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Potential mass strike action in the UK


paulsutton
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51 minutes ago, paulsutton said:

How concerned should we be about the upcoming potential of mass strike action in the UK?

Not nearly as concerned as we should be about a government that's seeking to provoke it.

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I'd like to see a compulsory no strike contract for all essential workers. The strike weapon is nowadays being used against the public, not aristocratic mine-owners, which it originally came into being for. 

I would also like to see companies have the right to take civil action against a union for damages due to losses caused by a strike. I don't know why that doesn't happen now, maybe they have some kind of immunity. But that right exists in all other fields of activity, I don't see why unions should be exempt. 

Everyone has the right not to work, but I don't see why there should be a right to strike without consequences.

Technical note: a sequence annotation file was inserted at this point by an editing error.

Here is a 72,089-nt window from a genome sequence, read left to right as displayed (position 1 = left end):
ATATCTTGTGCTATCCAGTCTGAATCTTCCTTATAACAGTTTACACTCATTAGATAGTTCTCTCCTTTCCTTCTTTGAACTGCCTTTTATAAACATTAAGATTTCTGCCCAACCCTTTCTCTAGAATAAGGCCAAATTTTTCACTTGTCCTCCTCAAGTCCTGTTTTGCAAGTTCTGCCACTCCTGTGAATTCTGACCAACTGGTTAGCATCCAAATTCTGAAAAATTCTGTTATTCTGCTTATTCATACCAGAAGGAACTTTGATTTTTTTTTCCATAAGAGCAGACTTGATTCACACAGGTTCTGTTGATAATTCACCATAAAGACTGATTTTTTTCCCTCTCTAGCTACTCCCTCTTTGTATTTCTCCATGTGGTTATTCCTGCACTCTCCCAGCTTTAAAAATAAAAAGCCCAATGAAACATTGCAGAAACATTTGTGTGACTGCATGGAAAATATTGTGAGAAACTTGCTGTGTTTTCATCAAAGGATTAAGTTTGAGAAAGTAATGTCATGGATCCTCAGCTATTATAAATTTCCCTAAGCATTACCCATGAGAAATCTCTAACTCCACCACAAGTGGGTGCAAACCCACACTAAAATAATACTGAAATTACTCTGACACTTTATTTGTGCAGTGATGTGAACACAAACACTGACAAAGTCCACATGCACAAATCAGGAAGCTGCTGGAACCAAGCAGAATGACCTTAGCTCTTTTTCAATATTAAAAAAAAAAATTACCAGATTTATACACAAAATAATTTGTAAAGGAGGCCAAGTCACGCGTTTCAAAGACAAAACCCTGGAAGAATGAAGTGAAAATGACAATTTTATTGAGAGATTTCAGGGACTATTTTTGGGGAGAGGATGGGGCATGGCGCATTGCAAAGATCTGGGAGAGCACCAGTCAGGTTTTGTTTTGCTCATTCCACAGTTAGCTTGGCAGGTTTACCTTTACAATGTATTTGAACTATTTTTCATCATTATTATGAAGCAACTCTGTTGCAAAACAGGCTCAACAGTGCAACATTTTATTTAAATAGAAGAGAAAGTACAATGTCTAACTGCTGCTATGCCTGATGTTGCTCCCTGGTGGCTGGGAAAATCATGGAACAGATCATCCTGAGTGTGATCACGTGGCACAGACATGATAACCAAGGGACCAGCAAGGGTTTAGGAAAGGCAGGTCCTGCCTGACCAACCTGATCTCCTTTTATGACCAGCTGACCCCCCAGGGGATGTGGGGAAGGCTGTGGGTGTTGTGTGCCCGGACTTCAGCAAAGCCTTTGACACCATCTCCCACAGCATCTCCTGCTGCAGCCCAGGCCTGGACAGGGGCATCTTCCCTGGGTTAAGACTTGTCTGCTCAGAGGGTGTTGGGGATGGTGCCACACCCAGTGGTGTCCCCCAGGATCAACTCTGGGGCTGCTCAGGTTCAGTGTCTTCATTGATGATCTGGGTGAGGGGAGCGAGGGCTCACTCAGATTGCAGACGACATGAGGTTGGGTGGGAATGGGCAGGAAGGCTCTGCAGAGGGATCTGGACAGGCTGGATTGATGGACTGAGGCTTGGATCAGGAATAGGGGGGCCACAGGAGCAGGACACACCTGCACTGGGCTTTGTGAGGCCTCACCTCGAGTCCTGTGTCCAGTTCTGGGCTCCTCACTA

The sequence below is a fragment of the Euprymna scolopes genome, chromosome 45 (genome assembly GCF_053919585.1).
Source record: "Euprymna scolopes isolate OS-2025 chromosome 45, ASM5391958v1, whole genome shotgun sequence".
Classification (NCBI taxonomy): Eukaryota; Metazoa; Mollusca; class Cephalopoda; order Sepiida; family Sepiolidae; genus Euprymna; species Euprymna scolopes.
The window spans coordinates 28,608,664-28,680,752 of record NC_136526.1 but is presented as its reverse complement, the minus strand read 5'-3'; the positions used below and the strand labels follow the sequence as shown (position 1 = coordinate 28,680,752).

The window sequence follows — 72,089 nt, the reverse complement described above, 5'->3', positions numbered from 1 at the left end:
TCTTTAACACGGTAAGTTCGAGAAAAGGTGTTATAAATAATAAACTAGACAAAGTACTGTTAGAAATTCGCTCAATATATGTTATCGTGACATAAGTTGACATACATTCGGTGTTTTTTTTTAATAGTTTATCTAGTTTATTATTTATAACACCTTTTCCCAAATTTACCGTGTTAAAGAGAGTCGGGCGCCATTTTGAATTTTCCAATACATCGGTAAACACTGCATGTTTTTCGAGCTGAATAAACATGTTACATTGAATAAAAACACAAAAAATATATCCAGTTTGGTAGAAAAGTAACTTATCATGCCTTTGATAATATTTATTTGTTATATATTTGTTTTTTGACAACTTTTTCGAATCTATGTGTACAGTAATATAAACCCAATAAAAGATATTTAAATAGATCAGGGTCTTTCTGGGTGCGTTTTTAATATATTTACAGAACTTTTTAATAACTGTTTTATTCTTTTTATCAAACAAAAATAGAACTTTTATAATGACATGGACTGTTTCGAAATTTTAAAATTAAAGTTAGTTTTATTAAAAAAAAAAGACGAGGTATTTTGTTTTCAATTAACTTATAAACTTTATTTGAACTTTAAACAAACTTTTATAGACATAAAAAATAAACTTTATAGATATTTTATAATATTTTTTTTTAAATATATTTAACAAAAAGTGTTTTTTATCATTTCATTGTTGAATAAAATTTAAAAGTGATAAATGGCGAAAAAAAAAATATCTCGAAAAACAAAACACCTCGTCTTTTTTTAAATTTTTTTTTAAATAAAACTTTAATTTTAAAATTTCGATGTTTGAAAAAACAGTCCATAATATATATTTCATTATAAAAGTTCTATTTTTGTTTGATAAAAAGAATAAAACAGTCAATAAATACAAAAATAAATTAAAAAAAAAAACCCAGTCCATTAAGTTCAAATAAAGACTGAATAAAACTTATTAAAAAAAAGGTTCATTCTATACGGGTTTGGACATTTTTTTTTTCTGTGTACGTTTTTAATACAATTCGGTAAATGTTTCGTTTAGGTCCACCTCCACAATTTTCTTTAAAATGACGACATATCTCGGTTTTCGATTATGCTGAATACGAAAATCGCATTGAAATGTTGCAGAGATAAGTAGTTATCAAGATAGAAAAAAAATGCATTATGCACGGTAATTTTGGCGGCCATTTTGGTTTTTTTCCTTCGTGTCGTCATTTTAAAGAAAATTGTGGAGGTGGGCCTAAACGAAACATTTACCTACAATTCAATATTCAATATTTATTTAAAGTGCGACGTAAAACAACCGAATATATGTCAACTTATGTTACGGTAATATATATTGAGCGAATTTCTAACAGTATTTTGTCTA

Just looked at a UK government website, and strikers are protected from dismissal, and companies cannot hire agency staff to provide temporary cover during a strike.

That is just pure madness. 

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11 hours ago, John Cuthber said:

Not nearly as concerned as we should be about a government that's seeking to provoke it.

The current lot are in limbo until the new PM is in pace,  then who knows what will happen.   I agree with the Lib Dems and Labour - recall parliament.   The current PM is AWOL.    However people in the real world can save up  their annual leave and take that during their notice period (so maybe he is doing that)  but when it comes to  running a county, he should be running the country.

Deputy PM seems  to be AWOL too,   but he was during last years Afghan crisis

So back to being in Limbo,  this seems to be out of choice, 

 

Just a shambles  

 

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13 hours ago, mistermack said:

I'd like to see a compulsory no strike contract for all essential workers.

Why do you want to increase the extent to which essential workers are exploited?